Interesting 'heavy trash' issue
To the Editor:
Brazil is going through its annual "heavy trash" pickup cycle and an interesting issue has developed.
I have always held the misconception that the idea behind paying the city for trash disposal was to promote the health and cleanliness of the city while protecting the overall environment by facilitating the removal of items no longer useful to the citizens in a cost-effective manner.
It would appear that this is no longer the operational concept as there are many types of items the City of Brazil has made no provision for such as tires, lead-acid batteries, hazard materials such as left-over paints, appliances such as washers, dryers and refrigerators and electronic equipment such as televisions sets or computers.
Perhaps this lack of a disposal process that is known to the public and affordable to all is the reason why you can drive around the city and see these types of items sitting on porches or otherwise stored outside of homes if not just abandoned along the street to pollute the environment.
Most places where you purchase a tire or lead-acid battery new or a new appliance either charges a disposal fee and takes care of the old one. However, should you no longer wish to own a like item, you are left with finding a method of disposal which may include an additional cost.
It is little wonder that "junk" is sitting around the city when you call to inquire about the situation and you are told that it is an effect of state law, but no one seems to have any reference to the state law that pertains to the situation.
However, everyone in authority can give you a reference to a private company that recycles these items for a fee, which means that you pay them to take something from you that they should be able to make money from. To have to pay someone to take something you have no need for and, therefore, would part with for nothing to protect the environment and can be recycled and resold for a profit is the major reason why our landfills are full of recyclable materials, our environment is polluted because instead of being recycled, and any major effect to recycle many types of material fail.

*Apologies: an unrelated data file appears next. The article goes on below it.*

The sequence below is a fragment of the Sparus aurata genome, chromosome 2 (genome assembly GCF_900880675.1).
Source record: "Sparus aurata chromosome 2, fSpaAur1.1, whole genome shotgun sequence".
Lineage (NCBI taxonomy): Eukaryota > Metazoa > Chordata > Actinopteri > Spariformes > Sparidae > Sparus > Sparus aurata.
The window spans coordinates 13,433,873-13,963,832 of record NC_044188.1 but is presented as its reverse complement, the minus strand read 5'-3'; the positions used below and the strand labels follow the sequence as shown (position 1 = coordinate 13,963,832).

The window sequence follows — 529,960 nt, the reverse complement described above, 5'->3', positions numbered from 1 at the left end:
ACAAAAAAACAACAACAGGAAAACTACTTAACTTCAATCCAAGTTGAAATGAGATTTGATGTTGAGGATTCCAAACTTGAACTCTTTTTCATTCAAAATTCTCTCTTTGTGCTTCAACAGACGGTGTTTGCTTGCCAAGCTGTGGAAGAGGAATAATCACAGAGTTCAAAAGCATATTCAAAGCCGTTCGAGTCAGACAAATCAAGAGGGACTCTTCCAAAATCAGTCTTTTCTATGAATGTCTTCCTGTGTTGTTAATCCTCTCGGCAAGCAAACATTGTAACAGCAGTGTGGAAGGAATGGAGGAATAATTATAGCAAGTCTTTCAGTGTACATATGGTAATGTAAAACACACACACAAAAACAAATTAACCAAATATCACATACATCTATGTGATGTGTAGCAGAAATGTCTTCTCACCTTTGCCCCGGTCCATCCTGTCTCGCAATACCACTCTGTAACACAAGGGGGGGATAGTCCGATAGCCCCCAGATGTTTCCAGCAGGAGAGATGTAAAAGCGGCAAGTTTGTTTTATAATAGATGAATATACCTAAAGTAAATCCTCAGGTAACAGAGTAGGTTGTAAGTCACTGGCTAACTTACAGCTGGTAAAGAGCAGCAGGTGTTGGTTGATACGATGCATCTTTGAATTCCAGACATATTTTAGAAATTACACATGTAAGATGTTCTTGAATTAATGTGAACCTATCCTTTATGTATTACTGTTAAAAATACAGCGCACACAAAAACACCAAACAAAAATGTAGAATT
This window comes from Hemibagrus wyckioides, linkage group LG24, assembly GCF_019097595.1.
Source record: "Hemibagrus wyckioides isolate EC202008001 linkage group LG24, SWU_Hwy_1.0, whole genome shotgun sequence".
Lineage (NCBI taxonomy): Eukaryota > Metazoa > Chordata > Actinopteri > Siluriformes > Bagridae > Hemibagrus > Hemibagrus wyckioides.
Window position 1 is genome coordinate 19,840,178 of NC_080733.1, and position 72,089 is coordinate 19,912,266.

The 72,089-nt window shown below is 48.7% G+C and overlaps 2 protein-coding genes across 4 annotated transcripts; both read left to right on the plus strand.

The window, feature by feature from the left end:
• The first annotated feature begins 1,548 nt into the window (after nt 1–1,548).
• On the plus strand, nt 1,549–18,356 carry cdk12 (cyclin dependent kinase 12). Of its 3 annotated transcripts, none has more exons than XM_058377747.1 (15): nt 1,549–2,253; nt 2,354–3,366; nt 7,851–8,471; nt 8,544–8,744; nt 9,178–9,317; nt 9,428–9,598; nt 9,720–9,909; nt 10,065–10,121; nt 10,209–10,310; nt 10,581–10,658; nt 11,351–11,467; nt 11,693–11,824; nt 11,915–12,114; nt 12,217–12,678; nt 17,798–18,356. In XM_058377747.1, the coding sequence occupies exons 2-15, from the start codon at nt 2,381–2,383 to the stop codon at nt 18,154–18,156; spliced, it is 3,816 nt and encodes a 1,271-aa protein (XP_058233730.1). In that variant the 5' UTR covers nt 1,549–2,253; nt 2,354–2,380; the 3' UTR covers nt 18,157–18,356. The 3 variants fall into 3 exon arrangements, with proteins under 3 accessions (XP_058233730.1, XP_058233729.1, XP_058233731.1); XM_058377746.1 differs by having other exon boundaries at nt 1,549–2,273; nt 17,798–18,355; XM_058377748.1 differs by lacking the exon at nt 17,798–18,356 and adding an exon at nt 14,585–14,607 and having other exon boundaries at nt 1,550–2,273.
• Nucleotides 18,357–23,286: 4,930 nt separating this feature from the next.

Even our schools are faced with this quandary as they generate waste paper by the dumpster-full but cannot recycle it to save trees, except by incurring costs. The individual wishing to dispose of something that contains recyclable materials in a proper manner has no recourse except to deal with the recycler on the terms set by the recycler. The recycler, dealing with individuals, is going to incur some storage costs until it becomes cost-effective to recycle a batch of material.
It is for this reason, at least I thought, that it is better to recycle materials as part of a group or organization such as a local government entity, but local government has not "stepped up" and faced the need.
We need to work on that.
Why, oh, why, take only what can be handled with relative ease or poses little environmental concern instead of developing a process to take care of the real problem?
Leo L. Southworth,